In a webinar today, titled ‘Connecting or dividing?: The impact of 5G and the 5G roll-out delay’, Wenbing Yao, VP of business development and partnerships at Huawei UK, explained how the decision to ban Huawei from 5G infrastructure didn’t reflect the company’s contribution to the UK.
“Huawei has been operating in the UK since 2001, and in the past 20 years we have proved that we are a reliable partner, and have contributed around £3.3bn to the UK’s GDP,” Yao said. “So we have a track record to prove that we can provide a reliable and trustworthy infrastructure to the UK. What exactly changed this year? I don’t see the change from moving from 4G to 5G.”
And in a recent Guardian interview, Huawei vice president Victor Zhang agreed with his UK counterpart, saying that Huawei’s omission wouldn’t just remove money from the UK’s economy, but that it would also cause significant delays in roll-out.
“The government itself has said it will lead to a three-year delay in the rollout of 5G, and this will have a huge economic impact,” Zhang told The Guardian. “Many people are surprised by the scale of the impact of this delay. Third-party research by Assembly, an independent research firm, shows this delay will have an £18.2bn impact.”
"This is a political decision"
Huawei has made no secret of its belief that this decision was not based on security implications, but on the trade war between the US and China, begun by the outgoing Trump administration. And it hopes that the change of president in the US may lead to a rethink of Huawei’s involvement in the UK.
“It’s widely accepted that this is a political decision,” Yao explained. “And the UK government has made a decision that we regret, and we think it’s a decision that’s not good for the UK economy, and which is harmful to the UK’s consumers. How can we change it? My personal view is that the UK government and the UK’s industry should stay with an open market policy, and allow us – but not only Huawei, because this affects many other Chinese companies – to follow our own road, and to make further contributions to the UK economy.”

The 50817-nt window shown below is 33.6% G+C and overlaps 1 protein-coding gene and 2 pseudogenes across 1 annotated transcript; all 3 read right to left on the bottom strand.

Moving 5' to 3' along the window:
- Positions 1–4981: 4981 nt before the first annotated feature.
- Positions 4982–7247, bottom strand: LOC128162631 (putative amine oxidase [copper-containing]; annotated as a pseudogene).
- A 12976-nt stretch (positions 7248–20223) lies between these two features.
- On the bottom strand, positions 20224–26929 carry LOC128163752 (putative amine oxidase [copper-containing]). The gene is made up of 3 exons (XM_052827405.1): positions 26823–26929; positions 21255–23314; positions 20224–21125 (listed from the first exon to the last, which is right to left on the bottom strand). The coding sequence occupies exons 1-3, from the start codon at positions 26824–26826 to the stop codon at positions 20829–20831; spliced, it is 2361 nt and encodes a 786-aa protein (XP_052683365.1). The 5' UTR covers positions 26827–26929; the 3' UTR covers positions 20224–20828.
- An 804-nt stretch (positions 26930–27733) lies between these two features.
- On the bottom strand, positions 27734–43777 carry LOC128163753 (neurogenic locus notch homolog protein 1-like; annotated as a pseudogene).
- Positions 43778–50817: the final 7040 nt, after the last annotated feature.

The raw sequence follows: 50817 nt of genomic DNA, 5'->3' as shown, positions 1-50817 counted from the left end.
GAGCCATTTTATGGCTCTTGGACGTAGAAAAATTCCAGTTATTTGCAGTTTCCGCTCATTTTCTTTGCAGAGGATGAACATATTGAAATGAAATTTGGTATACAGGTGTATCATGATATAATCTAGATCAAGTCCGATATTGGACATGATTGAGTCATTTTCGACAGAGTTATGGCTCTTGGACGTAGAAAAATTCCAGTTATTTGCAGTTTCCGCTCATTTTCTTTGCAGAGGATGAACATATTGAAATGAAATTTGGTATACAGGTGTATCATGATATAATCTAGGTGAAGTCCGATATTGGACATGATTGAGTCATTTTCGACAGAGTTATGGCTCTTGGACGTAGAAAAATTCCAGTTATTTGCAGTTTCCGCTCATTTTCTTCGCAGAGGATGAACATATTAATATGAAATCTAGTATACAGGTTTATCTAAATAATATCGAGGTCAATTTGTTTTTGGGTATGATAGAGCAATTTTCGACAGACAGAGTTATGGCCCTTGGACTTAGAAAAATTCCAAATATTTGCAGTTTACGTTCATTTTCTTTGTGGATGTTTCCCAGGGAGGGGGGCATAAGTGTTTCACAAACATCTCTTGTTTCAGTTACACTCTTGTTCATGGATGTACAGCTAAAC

Widening the north-south divide
In his Guardian interview, Zhang also flagged up the effect that removing Huawei would have on the UK’s widening north-south divide, and he claimed that targets set by the government are also unlikely to be hit.
“The government is committed to superfast broadband by 2025, and with this decision the objective of levelling up becomes unachievable,” Zhang warned.
According to the UK government, in May 2020, the US changed a “subtle and detailed export control rule” called the ‘Foreign-Produced Direct Product Rule’ (FDPR). The amended rule made an explicit statement that no company, regardless of where it might operate, could be part of the Huawei supply chain, if US technology was used in the design tools or manufacture processes. Huawei is clearly hoping that the incoming US president, Joe Biden, will take a more pragmatic approach towards Chinese tech, which would in turn give the UK a chance to rethink.
“The UK has always been an open market, and the UK has the ambition to become leaders in 5G,” said Yao. “Huawei will continue to invest in the UK, and we are open to supporting industry and the UK government, so we can work together with partners to develop a more diversified supply chain.”
Whether that supply chain includes Huawei in the UK will require a number of U-turns, and some potential embarrassment, but the UK can ill-afford delays in its 5G infrastructure, and with economic uncertainty at an all-time high, there will be growing support for a rethink of the UK’s approach as we enter 2021.